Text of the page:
Charles Edward Ives

1874 - 1954

Charles Edward Ives, Danbury born and raised maverick composer, cared little for the musical styles and fashions of his day. He cared even less for music critics. He was fond of saying that pretty music was for pretty ears, and he had no regrets that his music was not considered “pretty.” Not until 1939, twenty years after he stopped composing, did the American public become aware of his music. Acceptance came much later.

Charles Ives’ first and most influential teacher was his father, George, a Civil War band leader, who introduced him to the concepts of polytonality and multiple meters. Young Charles grew up listening to his father’s bands marching up and down Danbury’s Main Street and was greatly influenced by his father’s frequent musical experiments. One popular anecdote recounts the occasion when several of George’s bands marched to Elmwood Park from different directions, simultaneously playing marches in different meters and keys. Another tells of George’s experiments with quarter tones, which were inspired by the out-of-tune church bells of the First Congregational Church next to his home.

George Ives’ musical innovation and the sights and sounds of the Danbury area had a powerful impact on young Charles and contributed to his unconventional approach to music writing.

Charles Ives began composing at a young age. In 1888, he played his composition “Slow March” at the funeral for Chin-Chin, his cat. Some people say Chin-Chin was a dog! Charles was fond of using fragments of music familiar to Danburians. Patriotic music, hymns and marches figured prominently in his compositions. He combined fragments of this conventional music with the unconventional compositional techniques he learned from his father. The result was uniquely American and uniquely Charles Ives.

His music did not meet with acclaim either in Danbury or anywhere else in the United States. Europeans, however, were very curious about Ives and everything American. Renowned Austrian composer-conductor Gustav Mahler, during his tenure with the New York Philharmonic, reportedly happened upon a copy of the Third Symphony (Camp Meeting). He brought the score back to Europe in 1911 with the intention of performing it, but died before doing so. Several published sources,

however, report that the symphony was indeed played in Munich. The score Mahler took has never been recovered.

In the early 1930’s, American conductor Nicholas Slonimsky premiered several of Ives orchestral works in New York City, Los Angeles and Boston to unreceptive and hostile audiences. Subsequent performances in Cuba and Europe, funded by Charles Ives, were met with enthusiasm. Success in Europe lent Ives’ music a modicum of respectability here in the States. Gradually, his music began to be performed in American concert halls and slowly, over the years, the public began to understand and accept the music of Charles Ives.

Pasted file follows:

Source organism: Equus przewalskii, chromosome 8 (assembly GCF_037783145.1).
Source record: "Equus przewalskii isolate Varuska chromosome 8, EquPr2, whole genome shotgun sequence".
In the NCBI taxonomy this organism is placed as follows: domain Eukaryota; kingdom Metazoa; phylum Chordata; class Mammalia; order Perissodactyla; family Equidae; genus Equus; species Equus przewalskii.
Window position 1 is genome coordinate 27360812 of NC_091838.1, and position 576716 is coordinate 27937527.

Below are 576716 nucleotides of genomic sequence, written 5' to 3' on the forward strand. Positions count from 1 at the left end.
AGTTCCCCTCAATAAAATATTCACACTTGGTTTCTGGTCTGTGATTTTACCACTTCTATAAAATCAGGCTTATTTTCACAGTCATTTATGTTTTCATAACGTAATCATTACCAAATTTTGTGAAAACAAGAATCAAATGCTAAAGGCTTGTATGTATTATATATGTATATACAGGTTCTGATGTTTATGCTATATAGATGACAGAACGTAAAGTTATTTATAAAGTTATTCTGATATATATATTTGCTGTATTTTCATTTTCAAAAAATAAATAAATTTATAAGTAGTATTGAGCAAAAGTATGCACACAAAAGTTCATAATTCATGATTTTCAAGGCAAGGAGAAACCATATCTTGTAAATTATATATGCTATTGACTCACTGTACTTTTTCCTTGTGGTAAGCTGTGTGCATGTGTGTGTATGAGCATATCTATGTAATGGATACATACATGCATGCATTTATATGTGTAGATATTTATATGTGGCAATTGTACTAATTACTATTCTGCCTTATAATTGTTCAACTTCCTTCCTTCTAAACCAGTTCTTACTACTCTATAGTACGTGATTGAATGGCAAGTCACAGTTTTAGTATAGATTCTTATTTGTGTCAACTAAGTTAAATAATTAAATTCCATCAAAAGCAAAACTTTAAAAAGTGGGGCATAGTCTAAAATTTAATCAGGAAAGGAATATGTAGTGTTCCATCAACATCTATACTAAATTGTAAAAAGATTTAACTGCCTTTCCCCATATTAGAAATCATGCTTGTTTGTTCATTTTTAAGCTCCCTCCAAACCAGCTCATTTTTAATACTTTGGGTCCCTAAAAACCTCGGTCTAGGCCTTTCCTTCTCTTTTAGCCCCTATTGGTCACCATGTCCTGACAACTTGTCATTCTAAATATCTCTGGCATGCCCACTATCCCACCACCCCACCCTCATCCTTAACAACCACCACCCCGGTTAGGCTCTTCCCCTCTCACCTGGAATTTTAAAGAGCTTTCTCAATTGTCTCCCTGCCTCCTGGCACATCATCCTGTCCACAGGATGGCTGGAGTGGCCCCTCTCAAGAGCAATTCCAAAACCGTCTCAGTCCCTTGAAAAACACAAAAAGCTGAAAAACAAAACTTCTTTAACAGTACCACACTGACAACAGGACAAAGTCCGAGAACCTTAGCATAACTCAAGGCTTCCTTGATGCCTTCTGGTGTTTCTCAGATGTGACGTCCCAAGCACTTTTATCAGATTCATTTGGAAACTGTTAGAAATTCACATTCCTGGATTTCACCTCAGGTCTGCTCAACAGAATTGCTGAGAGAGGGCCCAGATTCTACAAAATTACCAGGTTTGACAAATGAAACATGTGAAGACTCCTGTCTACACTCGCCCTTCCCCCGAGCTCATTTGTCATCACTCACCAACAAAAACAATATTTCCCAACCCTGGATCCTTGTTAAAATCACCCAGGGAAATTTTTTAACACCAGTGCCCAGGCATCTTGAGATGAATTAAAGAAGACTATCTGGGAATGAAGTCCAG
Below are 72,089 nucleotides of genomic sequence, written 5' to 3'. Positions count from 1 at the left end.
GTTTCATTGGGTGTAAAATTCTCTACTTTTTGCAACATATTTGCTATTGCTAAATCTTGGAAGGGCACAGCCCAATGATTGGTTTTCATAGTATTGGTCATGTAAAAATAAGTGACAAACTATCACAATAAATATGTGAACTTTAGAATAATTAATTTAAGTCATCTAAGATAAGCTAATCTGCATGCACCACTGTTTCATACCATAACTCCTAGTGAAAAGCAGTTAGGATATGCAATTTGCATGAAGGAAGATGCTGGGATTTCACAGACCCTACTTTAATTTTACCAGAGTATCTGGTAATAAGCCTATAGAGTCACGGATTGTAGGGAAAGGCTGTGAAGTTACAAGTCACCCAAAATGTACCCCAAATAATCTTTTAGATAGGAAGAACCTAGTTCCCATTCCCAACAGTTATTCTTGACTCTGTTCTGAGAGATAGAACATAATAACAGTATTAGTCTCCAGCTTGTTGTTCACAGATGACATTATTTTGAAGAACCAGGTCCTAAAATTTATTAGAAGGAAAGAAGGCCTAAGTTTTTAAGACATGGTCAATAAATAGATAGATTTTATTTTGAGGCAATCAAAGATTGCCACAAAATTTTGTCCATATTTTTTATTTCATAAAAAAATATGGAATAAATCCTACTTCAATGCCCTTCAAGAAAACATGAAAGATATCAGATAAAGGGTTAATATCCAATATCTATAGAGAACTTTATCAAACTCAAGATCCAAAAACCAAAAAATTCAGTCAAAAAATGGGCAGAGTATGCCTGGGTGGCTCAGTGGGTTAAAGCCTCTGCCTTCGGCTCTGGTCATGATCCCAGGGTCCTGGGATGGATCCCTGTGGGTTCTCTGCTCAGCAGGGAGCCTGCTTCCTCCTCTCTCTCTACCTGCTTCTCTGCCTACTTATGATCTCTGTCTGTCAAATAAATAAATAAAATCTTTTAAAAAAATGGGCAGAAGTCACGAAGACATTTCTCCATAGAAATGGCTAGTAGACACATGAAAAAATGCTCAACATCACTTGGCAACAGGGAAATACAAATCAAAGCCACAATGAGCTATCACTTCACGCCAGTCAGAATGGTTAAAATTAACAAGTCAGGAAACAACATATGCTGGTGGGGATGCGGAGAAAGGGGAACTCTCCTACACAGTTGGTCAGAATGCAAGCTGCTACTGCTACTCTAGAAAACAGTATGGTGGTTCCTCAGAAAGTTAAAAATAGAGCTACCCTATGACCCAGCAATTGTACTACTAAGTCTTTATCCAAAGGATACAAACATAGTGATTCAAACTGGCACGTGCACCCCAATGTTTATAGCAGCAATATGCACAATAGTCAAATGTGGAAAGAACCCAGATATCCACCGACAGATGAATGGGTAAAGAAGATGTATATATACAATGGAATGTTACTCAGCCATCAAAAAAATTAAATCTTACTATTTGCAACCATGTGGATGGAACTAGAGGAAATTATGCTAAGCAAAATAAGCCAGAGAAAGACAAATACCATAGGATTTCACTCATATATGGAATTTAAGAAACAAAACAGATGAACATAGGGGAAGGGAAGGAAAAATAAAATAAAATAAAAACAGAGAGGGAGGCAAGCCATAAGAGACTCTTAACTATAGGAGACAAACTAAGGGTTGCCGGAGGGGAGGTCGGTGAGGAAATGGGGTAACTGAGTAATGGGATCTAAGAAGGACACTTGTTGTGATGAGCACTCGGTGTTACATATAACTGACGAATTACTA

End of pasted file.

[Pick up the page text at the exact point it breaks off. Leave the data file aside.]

Ives’ interest in Transcendentalism and the Concord Four – Emerson, Hawthorne, the Alcotts, and Thoreau – is evident in the Concord Sonata and its accompanying literary work “Essays Before A Sonata” published in 1919. In creating a unique musical style, Ives may have been influenced by Emerson who wrote: “…imitation cannot go above its model. The imitator dooms himself to hopeless mediocrity.” Ives was a weekend composer, deliberately choosing to make a living selling insurance rather than music. Perhaps he suspected his music would not sell. Ives subscribed to Thoreau’s words from Walden, “…instead of studying how to make it worth men’s while to buy my baskets, I studied rather how to avoid the necessity of selling them.”

In 1918 Ives suffered a serious illness and stopped composing shortly afterward. He continued, however, to extensively revise his compositions while concentrating on making a living in the insurance business he co-founded with Julien Myrick in 1907. Ever the innovator, Ives became well known in the industry for introducing new concepts such as estate planning. In 1930 he retired, a very wealthy man. Ives obviously had no reason to sell his baskets.

Charles Ives was awarded the Pulitzer Prize in 1947 for his Third Symphony. Over the years, his “grand and glorious noise” has gained popularity and a large following. The centennial of his birth was widely celebrated, and his music is now played to appreciative audiences. Such celebrity would have been inconceivable to Charles Ives during his lifetime!

Nancy F. Sudik
Executive Director, Danbury Music Centre

Copyright 2005